39 Ellen Nakashima, U.S. Undertook Cyber Operation Against Iran as Part of Effort to Secure the 2020 Election, Wash. Post (Nov. 3, 2020), at https://www.washingtonpost.com/national-security/cybercom-targets-iran-election-interference/2020/11/03/aa0c9790-1e11-11eb-ba21-f2f001f0554b_story.html (reporting that NSA Director General Nakasone “was ‘very confident in actions’ taken against adversaries ‘over the last several weeks and the past several months to make sure that they're not going to interfere in our elections’”); CISA Press Release, Statement from CISA Director Krebs Following Final Day of Voting (Nov. 4, 2020), at https://www.cisa.gov/news/2020/11/04/statement-cisa-director-krebs-following-final-day-voting (quoting CISA Director Christopher Krebs asserting that “we have no evidence any foreign adversary was capable of preventing Americans from voting or changing vote tallies”); CISA Press Release, Joint Statement from Elections Infrastructure Government Coordinating Council & the Election Infrastructure Sector Coordinating Executive Committees (Nov. 12, 2020), at https://www.cisa.gov/news/2020/11/12/joint-statement-elections-infrastructure-government-coordinating-council-election (quoting a statement from a group of local, state, and federal officials declaring that “[t]he November 3rd election was the most secure in American history”).

40 Nat'l Intel. Council, supra note 2.

41 Id. at 1. See also Julian E. Barnes, Russian Interference in 2020 Included Influencing Trump Associates, Report Says, N.Y. Times (Mar. 16, 2021), at https://www.nytimes.com/2021/03/16/us/politics/election-interference-russia-2020-assessment.html.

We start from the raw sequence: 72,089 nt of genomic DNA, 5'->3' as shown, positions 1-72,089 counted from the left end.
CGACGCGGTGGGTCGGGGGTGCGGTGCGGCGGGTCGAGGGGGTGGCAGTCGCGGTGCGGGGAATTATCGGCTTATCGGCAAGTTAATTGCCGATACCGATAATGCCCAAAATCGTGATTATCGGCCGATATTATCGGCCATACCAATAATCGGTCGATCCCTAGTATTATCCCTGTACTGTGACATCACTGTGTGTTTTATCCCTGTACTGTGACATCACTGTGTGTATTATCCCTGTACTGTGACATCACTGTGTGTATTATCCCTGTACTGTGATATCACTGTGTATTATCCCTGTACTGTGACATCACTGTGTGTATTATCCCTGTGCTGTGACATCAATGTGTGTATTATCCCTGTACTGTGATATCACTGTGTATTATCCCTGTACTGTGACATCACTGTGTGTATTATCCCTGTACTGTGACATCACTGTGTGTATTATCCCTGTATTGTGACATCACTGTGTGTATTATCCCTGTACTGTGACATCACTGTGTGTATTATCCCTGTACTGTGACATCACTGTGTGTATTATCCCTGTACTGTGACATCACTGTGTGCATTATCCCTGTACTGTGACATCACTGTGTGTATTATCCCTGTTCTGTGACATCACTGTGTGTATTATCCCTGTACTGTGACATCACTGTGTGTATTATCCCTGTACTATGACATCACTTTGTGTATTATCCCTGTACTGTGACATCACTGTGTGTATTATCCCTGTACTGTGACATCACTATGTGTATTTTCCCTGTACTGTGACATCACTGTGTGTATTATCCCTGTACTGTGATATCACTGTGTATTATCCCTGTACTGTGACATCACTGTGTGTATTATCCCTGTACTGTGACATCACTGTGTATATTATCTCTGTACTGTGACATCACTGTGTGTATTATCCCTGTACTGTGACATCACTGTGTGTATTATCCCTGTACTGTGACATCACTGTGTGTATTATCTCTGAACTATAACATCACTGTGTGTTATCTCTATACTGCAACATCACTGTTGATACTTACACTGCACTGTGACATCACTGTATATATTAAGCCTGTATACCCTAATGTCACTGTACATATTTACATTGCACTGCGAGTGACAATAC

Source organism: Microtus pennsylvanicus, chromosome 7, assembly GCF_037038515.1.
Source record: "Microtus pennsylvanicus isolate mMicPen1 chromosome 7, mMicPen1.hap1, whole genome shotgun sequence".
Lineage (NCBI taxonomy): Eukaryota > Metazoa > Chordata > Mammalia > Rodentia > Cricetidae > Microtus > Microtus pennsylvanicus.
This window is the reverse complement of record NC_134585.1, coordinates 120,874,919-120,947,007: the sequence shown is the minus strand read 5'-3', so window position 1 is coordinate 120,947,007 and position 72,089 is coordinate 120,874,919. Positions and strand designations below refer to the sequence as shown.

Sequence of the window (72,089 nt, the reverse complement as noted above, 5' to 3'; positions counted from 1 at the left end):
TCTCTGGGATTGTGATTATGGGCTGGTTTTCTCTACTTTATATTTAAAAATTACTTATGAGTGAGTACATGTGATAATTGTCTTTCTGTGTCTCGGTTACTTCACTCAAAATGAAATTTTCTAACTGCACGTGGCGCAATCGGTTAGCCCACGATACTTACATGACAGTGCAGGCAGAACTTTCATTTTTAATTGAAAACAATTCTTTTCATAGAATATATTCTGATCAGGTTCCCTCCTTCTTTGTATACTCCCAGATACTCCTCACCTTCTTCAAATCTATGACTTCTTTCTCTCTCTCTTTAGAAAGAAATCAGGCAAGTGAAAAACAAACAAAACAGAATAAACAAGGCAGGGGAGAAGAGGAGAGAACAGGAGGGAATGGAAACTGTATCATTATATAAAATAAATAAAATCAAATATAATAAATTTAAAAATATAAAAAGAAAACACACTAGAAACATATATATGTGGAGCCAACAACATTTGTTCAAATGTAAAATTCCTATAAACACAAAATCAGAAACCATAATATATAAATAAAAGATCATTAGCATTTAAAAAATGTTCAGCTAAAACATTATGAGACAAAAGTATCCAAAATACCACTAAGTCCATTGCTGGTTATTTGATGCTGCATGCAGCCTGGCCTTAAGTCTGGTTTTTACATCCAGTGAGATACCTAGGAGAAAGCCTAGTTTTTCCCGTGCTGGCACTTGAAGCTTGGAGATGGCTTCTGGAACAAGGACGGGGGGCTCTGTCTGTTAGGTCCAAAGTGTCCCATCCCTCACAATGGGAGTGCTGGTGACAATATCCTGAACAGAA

42 Nat'l Intel. Council, supra note 2, at 2.

43 Id. at 5–6.

44 Id. at 5.

45 Id. at 7. The report notes a minority view from the national intelligence officer for cyber, who “assesses that China took at least some steps to undermine former President Trump's reelection chances.” Id. at 8.

46 Key Findings and Recommendations from the Joint Report of the Department of Justice and the Department of Homeland Security on Foreign Interference Targeting Election Infrastructure or Political Organization, Campaign, or Candidate Infrastructure Related to the 2020 US Federal Election (Mar. 2021), at https://www.justice.gov/opa/press-release/file/1376761/download.

47 Id. at 2. See also Barnes, supra note 41.

48 David E. Sanger, Nicole Perlroth & Julian E. Barnes, As Understanding of Russian Hacking Grows, So Does Alarm, N.Y. Times (Jan. 2, 2021), at https://www.nytimes.com/2021/01/02/us/politics/russian-hacking-government.html .